Sunday, May 8th, 2005
10:17 pm - Bleargh...  
It was a crappy day outside, and I feeling crappy inside, so it was a good day to do nothing. I started getting a little bit of a sore throat last night, and as this morning progressed I started feeling achy and lethargic. So I sat and read for awhile, then killed the afternoon playing games on the computer. I'm not as achy now, but I still feel dull.

Now I'm sitting here watching the Dodgers-Reds game on ESPN, and I'm sort of curious as to what the over-under is for the game, considering the two teams scored 33 runs in the first two games of the series. The Dodgers scored 7 runs Friday night before there was even an out in the game. Reds' starter Paul Wilson's ERA for the game went to infinity as he faced the first eight Dodger batters and didn't retire any of them. Brad Penny continued his strong comeback for the Blue, giving up only one hit over seven shutout innings on the way to the 13-6 win. The 6 runs the Reds got were all given up by DJ Houlton, who relieved Penny. Not a good outing by the kid. The Reds got theirs back Saturday. DeLowe was cruising along with the lead when he totally lost it in the seventh, giving up six in the inning. The Reds piled it on after that.

Speaking of Paul Wilson, back in the mid-nineties Mets fans were eagerly awaiting the arrival in the majors of a trio of young starters who were being touted as the second comings of of Gooden, Darling, and Fernandez. Bill Pulsipher, Jason Isringhausen, and Paul Wilson were to be the foundation for a Mets resurgence similar to the one the team went through in the mid-eighties when Gooden, et al., arrived. It never worked out. After promising debuts, all three were hit by assorted injuries. They were never able to fulfil the promise of all the hype, and within a few years the Mets let all of them go elsewhere. Isringhausen was converted to a closer by Oakland, and has done well at it. Pulsipher has been terribly injury prone, and is currently on the Cardinals' DL. And then there's Wilson who was exiled to Tampa Bay and then Cincy, where he's pitched in obscurity for the last several years, piling up innings for bad teams. Opportunity is fleeting.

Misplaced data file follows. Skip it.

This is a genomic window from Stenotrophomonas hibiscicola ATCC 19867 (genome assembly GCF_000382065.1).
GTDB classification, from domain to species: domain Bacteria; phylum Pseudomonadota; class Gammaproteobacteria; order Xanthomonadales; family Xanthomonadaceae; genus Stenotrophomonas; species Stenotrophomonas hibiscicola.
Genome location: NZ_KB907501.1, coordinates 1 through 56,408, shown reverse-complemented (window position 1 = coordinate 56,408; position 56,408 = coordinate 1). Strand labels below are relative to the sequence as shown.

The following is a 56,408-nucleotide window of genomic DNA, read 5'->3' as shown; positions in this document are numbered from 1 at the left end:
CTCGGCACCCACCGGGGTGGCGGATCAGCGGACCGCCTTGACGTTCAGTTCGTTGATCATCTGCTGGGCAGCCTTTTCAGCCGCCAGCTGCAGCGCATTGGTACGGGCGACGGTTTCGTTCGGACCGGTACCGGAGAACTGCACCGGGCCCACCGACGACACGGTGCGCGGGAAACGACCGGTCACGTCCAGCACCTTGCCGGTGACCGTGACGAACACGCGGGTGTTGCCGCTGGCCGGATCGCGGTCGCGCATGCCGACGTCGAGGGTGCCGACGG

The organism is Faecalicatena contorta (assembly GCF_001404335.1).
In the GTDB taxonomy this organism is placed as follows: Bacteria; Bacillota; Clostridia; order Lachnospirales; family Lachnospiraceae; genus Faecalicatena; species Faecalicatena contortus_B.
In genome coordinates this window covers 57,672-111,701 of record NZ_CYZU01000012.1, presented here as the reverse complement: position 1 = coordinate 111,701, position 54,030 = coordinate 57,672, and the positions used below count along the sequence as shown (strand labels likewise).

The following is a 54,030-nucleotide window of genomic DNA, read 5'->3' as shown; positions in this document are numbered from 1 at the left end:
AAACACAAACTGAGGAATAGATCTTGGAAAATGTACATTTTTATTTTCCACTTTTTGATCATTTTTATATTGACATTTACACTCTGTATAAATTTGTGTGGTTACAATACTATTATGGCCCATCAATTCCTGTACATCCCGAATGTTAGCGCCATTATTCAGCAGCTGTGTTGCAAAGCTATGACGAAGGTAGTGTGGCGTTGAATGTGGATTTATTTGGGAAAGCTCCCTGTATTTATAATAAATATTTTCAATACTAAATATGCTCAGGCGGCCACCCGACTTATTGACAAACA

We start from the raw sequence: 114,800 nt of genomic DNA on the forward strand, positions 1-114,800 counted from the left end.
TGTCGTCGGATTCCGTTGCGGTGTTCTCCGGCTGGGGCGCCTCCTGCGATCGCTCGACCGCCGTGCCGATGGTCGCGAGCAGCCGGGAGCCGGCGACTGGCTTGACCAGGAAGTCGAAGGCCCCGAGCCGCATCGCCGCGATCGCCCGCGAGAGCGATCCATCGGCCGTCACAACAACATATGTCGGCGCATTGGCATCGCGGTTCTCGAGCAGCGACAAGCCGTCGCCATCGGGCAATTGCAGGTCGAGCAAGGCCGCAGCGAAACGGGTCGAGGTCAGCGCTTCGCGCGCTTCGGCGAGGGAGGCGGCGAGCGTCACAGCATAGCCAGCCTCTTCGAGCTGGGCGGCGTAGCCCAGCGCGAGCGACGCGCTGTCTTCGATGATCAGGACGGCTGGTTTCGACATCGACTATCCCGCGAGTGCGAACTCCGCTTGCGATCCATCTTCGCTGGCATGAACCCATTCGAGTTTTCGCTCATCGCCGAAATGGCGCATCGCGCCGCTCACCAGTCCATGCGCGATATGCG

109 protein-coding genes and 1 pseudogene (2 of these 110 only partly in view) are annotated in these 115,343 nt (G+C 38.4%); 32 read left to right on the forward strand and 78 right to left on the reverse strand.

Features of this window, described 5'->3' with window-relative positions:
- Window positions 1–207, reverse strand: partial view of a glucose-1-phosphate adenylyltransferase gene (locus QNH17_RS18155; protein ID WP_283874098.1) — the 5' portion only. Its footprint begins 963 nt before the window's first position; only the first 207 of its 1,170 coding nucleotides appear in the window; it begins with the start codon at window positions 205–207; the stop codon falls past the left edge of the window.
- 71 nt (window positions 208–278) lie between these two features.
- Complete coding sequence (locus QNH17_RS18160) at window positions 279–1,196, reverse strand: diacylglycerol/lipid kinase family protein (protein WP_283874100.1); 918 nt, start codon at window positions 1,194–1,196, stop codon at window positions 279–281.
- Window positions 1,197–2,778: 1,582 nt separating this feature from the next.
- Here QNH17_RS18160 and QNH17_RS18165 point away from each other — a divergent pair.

It's Mothers Day, and MLB is celebrating by promoting breast cancer awareness, having the players wear pink ribbons on their uniforms, as well as pink wrist bands. It's a worthy cause, but it is kind of surreal seeing pink on a baseball uniform. ESPN is spending a lot of time talking about Sean Casey's mother, but haven't mentioned a thing about Red's reliever Joe Valentine (who it turns out was sent down to AAA Friday), who has two moms, who are no doubt just as proud of their son as Sean Casey's is of hers.

In other news, Seattle has a pitcher on the roster named J.J. Putz. Headline writers are no doubt praying that he has a bad outing.

The Dodgers are up 6-2 in the bottom of the seventh, and Weaver has pitched well, despite giving up a homer to the Reds' pitcher. Jason Phillips hit the first grand slam of his career to get the Dodgers the lead. There have also been two brilliant full-extension diving catches in right, one by the Reds' Ryan Freel (off Weaver, for pity sake), and the other by Jason Repko.
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Veejaneveejane on May 9th, 2005 - 06:32 am
Putz did play Sunday. But he pronounces his name Pootz. You would think somebody in the family would have the sense to re-spell it too, but no.

Apparently for the first ten times he played Boston, Jerry Remy in all ignorance called him Putz the Yiddish way. Took a lot of re-training to get him to say it "correctly."
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